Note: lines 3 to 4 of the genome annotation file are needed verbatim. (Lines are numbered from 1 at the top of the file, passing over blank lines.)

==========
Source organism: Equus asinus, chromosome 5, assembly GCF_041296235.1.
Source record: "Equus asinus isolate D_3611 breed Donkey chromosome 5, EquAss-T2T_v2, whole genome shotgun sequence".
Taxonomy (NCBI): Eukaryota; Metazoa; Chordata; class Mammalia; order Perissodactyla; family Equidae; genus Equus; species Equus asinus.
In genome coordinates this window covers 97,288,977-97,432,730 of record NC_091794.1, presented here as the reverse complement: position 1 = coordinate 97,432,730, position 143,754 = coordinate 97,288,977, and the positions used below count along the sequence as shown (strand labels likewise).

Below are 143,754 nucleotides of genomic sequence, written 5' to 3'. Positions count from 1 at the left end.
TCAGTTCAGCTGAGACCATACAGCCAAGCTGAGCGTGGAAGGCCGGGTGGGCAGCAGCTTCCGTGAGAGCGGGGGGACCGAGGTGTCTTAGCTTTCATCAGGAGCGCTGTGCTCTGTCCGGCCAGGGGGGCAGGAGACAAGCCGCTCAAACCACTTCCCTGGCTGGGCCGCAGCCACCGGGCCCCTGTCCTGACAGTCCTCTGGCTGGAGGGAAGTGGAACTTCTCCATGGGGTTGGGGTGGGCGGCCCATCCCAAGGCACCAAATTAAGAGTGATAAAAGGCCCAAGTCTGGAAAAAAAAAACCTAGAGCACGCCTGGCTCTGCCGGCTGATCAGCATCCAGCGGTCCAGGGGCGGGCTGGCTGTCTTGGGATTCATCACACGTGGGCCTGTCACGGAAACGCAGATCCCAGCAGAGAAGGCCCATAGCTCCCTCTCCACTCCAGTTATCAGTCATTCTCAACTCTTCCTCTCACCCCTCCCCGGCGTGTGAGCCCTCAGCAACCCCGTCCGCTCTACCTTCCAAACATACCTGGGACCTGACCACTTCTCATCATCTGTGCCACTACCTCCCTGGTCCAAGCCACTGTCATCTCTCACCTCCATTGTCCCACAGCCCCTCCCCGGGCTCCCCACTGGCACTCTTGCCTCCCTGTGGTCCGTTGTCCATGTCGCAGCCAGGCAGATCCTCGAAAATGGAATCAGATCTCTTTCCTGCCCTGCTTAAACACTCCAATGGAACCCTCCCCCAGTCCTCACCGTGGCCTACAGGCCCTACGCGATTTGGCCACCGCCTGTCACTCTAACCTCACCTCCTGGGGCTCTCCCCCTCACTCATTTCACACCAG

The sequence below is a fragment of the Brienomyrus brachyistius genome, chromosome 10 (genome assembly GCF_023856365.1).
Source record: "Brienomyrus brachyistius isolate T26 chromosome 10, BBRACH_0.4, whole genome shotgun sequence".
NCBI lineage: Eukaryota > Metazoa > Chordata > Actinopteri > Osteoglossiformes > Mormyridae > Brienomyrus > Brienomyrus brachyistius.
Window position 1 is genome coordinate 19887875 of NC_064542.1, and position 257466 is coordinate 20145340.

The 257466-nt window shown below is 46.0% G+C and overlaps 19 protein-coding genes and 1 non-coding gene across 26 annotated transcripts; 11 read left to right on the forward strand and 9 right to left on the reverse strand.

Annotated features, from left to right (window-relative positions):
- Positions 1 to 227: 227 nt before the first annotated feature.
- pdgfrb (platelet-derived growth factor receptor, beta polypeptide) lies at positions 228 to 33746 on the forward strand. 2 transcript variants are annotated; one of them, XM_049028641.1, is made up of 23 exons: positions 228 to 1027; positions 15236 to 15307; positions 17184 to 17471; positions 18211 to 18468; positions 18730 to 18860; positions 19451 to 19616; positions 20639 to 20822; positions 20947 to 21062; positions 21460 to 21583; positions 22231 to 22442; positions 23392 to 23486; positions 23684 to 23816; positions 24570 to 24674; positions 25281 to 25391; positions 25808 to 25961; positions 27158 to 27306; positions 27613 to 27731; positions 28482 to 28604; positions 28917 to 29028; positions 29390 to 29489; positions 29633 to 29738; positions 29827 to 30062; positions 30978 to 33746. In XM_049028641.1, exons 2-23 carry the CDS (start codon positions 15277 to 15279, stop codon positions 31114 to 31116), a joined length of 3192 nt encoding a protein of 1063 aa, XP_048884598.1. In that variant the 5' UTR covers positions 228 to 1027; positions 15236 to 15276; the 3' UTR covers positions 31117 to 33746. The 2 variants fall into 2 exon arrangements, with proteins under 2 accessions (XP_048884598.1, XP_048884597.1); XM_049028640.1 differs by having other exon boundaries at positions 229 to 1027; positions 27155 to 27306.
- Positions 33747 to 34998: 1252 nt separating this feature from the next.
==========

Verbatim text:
Taxonomy (NCBI): Eukaryota; Metazoa; Chordata; class Mammalia; order Perissodactyla; family Equidae; genus Equus; species Equus asinus.
In genome coordinates this window covers 97,288,977-97,432,730 of record NC_091794.1, presented here as the reverse complement: position 1 = coordinate 97,432,730, position 143,754 = coordinate 97,288,977, and the positions used below count along the sequence as shown (strand labels likewise).